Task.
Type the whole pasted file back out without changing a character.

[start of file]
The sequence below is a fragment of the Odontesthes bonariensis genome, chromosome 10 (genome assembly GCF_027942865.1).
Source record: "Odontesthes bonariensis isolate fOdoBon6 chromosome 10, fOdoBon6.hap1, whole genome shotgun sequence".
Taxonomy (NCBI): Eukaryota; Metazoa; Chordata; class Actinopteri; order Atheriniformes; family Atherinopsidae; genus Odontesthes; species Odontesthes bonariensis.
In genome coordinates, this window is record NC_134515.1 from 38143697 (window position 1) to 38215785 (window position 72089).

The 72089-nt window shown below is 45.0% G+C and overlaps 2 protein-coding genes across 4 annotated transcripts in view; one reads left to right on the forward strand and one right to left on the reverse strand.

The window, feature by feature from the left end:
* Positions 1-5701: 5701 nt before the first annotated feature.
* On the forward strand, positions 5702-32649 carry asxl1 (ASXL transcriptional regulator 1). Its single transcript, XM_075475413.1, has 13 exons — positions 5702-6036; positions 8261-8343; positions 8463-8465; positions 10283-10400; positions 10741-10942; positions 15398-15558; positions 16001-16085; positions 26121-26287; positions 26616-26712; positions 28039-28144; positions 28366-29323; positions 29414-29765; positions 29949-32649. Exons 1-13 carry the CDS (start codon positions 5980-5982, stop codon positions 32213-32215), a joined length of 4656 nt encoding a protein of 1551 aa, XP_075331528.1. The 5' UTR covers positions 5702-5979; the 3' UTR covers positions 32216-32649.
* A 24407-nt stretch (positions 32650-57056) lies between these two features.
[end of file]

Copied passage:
The sequence below is a fragment of the Odontesthes bonariensis genome, chromosome 10 (genome assembly GCF_027942865.1).
Source record: "Odontesthes bonariensis isolate fOdoBon6 chromosome 10, fOdoBon6.hap1, whole genome shotgun sequence".
Taxonomy (NCBI): Eukaryota; Metazoa; Chordata; class Actinopteri; order Atheriniformes; family Atherinopsidae; genus Odontesthes; species Odontesthes bonariensis.
In genome coordinates, this window is record NC_134515.1 from 38143697 (window position 1) to 38215785 (window position 72089).

The 72089-nt window shown below is 45.0% G+C and overlaps 2 protein-coding genes across 4 annotated transcripts in view; one reads left to right on the forward strand and one right to left on the reverse strand.

The window, feature by feature from the left end:
* Positions 1-5701: 5701 nt before the first annotated feature.
* On the forward strand, positions 5702-32649 carry asxl1 (ASXL transcriptional regulator 1). Its single transcript, XM_075475413.1, has 13 exons — positions 5702-6036; positions 8261-8343; positions 8463-8465; positions 10283-10400; positions 10741-10942; positions 15398-15558; positions 16001-16085; positions 26121-26287; positions 26616-26712; positions 28039-28144; positions 28366-29323; positions 29414-29765; positions 29949-32649. Exons 1-13 carry the CDS (start codon positions 5980-5982, stop codon positions 32213-32215), a joined length of 4656 nt encoding a protein of 1551 aa, XP_075331528.1. The 5' UTR covers positions 5702-5979; the 3' UTR covers positions 32216-32649.
* A 24407-nt stretch (positions 32650-57056) lies between these two features.